At step 804 the onboard control program acts to control certain non-servo functions which require action at the AGV. For example, the external visual navigation system may require a particular AGV to display a certain pattern with its navigation beacons. If this is the case, that AGV's light pattern will be stored in registers and activated each time the control loop reaches step 804. Various other non-servo functions also may be required at this step from time to time.
Step 805 represents the start of the AGV guidance process. At step 805 the program calculates the AGV's position, speed, and angle by dead-reckoning. At step 806 the program computes:
the parameters of the AGV's position relative to the current node (that given at the top of the node list),
the AGV's trajectory,
the AGV's distance from the desired path (as explained in application TI#12727, co-pending).
The results from steps 805 and 806 are used by a routine represented here as step 807 to determine the "mid-course correction" needed to keep the AGV on its intended path. Essentially, the routine at 807 determines the difference between where the AGV "thinks it is located" and where the system "has told it to be." The routine determines the "best" trajectory to keep the AGV on its intended path. Thus, step 808 calculates the inputs to the position and rate servos to move the AGV.
As shown in FIG. 5 step 812, the AGV control program must next determine whether to continue moving the AGV on its current course at its current speed. If other nodes are in the node list, the AGV most likely should continue (Yes, at step 812); otherwise, the control program must check to see whether the AGV has reached a node (step 809). In the case where the AGV is to continue, the control program checks at step 811 to determine whether to get the next node description from the node list. A Yes at step 811 leads the control program to fetch the next node description and exit the current control loop at 814. The parameters from the node list are thus passed through the loop so that the next loop iteration has the necessary information at step 801 to set the desired steering and drive controls.
However, if at step 812 the control program determines there are no more nodes in the AGV's node list, the control program must then determine at step 809 whether the AGV has reached the current node. This determination is made by comparing the AGV's dead-reckoned position with the position of the node as given in the node list. If the two positions match (Yes at step 809), then the control program sets a status flag at step 810 to alert the system controller that the AGV has reached its destination. The third possibility is that even though no more nodes remain in the AGV's node list (No, at step 812) the AGV has not yet reached its destination (No, at step 809), which is the current node. In such a case, the control program takes no action (it leaves the current node description and AGV trajectory data in place) other than to exit the current iteration of the control loop at step 814. This has the effect of passing the current data back into the next iteration of the loop for processing at step 801.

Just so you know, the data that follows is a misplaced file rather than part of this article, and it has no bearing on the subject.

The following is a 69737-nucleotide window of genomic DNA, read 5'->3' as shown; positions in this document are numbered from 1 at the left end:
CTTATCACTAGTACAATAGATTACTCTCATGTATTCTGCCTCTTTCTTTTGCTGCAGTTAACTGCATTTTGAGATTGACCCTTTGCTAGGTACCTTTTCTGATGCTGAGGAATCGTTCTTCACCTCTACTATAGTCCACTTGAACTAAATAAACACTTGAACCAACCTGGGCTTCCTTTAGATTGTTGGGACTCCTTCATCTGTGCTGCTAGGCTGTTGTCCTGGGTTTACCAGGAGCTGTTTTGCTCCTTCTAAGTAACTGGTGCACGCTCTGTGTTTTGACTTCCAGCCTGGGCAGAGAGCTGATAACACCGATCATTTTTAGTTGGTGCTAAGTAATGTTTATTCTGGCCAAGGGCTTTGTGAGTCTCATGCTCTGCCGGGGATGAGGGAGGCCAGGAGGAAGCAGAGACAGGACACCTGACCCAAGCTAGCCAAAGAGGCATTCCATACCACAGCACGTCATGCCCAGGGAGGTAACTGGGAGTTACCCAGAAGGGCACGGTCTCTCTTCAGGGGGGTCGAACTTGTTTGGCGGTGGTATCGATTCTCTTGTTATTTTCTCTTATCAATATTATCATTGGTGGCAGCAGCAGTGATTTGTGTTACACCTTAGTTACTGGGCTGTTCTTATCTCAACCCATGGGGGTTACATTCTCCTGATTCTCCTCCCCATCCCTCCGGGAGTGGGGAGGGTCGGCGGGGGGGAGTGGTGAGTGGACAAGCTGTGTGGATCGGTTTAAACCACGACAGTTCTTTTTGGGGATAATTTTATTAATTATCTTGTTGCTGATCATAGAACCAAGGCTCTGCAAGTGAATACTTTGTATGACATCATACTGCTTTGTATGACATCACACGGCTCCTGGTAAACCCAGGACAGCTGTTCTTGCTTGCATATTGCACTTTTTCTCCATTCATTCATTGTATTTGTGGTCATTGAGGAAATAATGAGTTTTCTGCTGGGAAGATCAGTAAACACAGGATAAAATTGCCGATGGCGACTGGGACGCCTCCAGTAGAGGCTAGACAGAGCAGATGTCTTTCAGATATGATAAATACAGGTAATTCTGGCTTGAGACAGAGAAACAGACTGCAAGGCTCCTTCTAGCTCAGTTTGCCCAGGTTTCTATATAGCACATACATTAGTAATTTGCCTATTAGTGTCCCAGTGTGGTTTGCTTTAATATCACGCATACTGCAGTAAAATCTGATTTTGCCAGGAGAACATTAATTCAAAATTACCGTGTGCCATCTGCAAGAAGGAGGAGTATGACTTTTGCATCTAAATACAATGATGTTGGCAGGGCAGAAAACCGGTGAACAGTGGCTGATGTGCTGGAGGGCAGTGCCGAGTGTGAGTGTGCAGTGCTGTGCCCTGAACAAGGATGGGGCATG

Summary of the Invention's Operation
As described in the preceding sections, the invention is embodied in three separate control loops:
a router program which corresponds to a particular AGV
a system-level, onboard AGV controller task which is running in a computer aboard a particular AGV and which responds to messages intended for that AGV alone
an AGV-level, onboard AGV controller task which controls the hardware aboard that AGV to cause the AGV to move, to stop, and to service other support options on that AGV alone
These control loops run continuously. They are independent, but each includes a communications checkpoint to provide a means of control by the external system executive.
It is important to note again that the external system executive operates in a multitasking operating system. This makes it possible to run many copies of the invention simultaneously and independently. In actual implementations to date, as many as six copies of the invention run simultaneously per system. The hierarchical organization of these tasks makes possible the maximum AGV autonomy for a given level of system executive control.
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|U.S. Classification||701/24, 701/301, 700/255, 180/168|
|Cooperative Classification||G05D1/028, G05D1/0272, G05D1/0297, G05D1/0212, G05D1/0234, G05D1/0282, G05D2201/0216, G05D1/0242, G05D1/0246|
|European Classification||G05D1/02E16D, G05D1/02E6B, G05D1/02E3, G05D1/02E6N, G05D1/02E14D, G05D1/02E6V|
|Oct 31, 1988||AS||Assignment|
Owner name: TEXAS INSTRUMENTS INCORPORATED, A CORP. OF DE, TEX
Free format text: ASSIGNMENT OF ASSIGNORS INTEREST.;ASSIGNORS:DOTY, THOMAS J.;RICE, HARADON J.;REEL/FRAME:005006/0616
Effective date: 19881031
Owner name: TEXAS INSTRUMENTS INCORPORATED, A CORP. OF DE., TE
Free format text: ASSIGNMENT OF ASSIGNORS INTEREST.;ASSIGNORS:SUMMERVILLE, DAVID F.;WILLISTON, JOHN P.;WAND, MARTIN A.;REEL/FRAME:005006/0615
Effective date: 19881031